Do you floss with that dick? Conflate the story with the author? Where exactly do you think the story came from?
Kalbear, on Feb 11 2009, 16.48, said:
Do you talk with your friends this ambiguously as well?
Some times it's just acceptable to share your opinion and state it clearly and concisely. Especially on a message board where there are no nonverbal cues.
I think it's also reasonable to state this: don't conflate the criticism of the art with the criticism of the artist. Don't conflate the criticism of the message with criticism of the messenger.
Yeah, sort of.
Dylanfanatic, on Feb 11 2009, 16.54, said:
It's a bad habit of mine, as I teach for a living and I've been indoctrinated not to lecture to the students whenever possible, but instead to present problems for them and give them only enough hints to put all the pieces together. I'll try to do better in the future.
In my memory, you have been reminded 5 times now to kindly remember that this board is not your classroom and you are talking to your peers in age for the most part. As well as your peers in intellect. Don't think you are superior to people because people don't respond to you - perhaps take that as a sign you are on a large number of ignore lists.
Ran, on Feb 11 2009, 18.11, said:
Are you sure about Ash and A Sundial in a Grave getting those responses around here? Moreso the latter than the former.I don't recall anyone saying anything about Sundial in that sense.
Ash, I can see some knee-jerk reactions to it due to that opening scene. That said, the fact that she kills her mutilators and rapists at the tender age of 8 immediately afterwards kind of suggests this isn't your standard rape scene.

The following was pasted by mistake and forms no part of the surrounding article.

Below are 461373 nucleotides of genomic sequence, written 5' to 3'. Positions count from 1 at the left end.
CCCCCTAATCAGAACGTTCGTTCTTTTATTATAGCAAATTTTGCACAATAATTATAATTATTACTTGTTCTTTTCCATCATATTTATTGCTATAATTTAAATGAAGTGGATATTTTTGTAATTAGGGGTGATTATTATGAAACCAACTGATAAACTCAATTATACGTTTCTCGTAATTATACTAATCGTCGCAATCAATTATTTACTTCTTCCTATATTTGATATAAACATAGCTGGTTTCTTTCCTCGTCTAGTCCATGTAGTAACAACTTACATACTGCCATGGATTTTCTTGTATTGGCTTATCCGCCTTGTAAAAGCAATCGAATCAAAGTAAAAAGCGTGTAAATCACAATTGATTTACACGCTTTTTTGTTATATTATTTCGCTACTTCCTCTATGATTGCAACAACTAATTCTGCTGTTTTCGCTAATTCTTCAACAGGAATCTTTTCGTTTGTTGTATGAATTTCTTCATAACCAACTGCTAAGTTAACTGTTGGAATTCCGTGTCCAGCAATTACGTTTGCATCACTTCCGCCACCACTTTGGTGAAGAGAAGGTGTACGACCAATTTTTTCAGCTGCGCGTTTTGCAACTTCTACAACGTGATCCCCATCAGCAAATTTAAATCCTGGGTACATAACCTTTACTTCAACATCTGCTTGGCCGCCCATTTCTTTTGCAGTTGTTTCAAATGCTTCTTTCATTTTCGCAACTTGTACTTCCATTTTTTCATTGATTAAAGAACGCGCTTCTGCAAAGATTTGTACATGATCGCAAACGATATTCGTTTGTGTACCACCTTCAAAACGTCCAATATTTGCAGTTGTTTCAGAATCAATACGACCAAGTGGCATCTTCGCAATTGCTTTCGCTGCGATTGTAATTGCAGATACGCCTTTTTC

Ash got hit hard.
Pierce Inverarity, on Feb 11 2009, 20.39, said:
The thing which gets my goat, I think, is the presumption that the books don't hold more than what meets the eye. It'll be interesting to revisit this topic following The Disciple of the Dog, which is the first thing I've written without labouriously pondering subtext after subtext - direct from by subconscious without all the torturous, ass-saving twists and turns of reflection.
Otherwise, I'm really not all that unsympathetic to a number of criticisms that have been floated here. I actually DO think negative representations have the nasty habit of reinforcing negative attitudes. I follow the research on bias too closely not to have the odd, ohmigod-what-have-I-done moment. My knee-jerk defence has always been to say that I'm not writing after-school specials. Probably too dismissive, that.
You think you have layers and layers of subtext? Can you please share what you are smoking so the rest of us can glory in your godlike wisdom? Don't worry about offending your readers - you are in it for the art
, not the sales, right?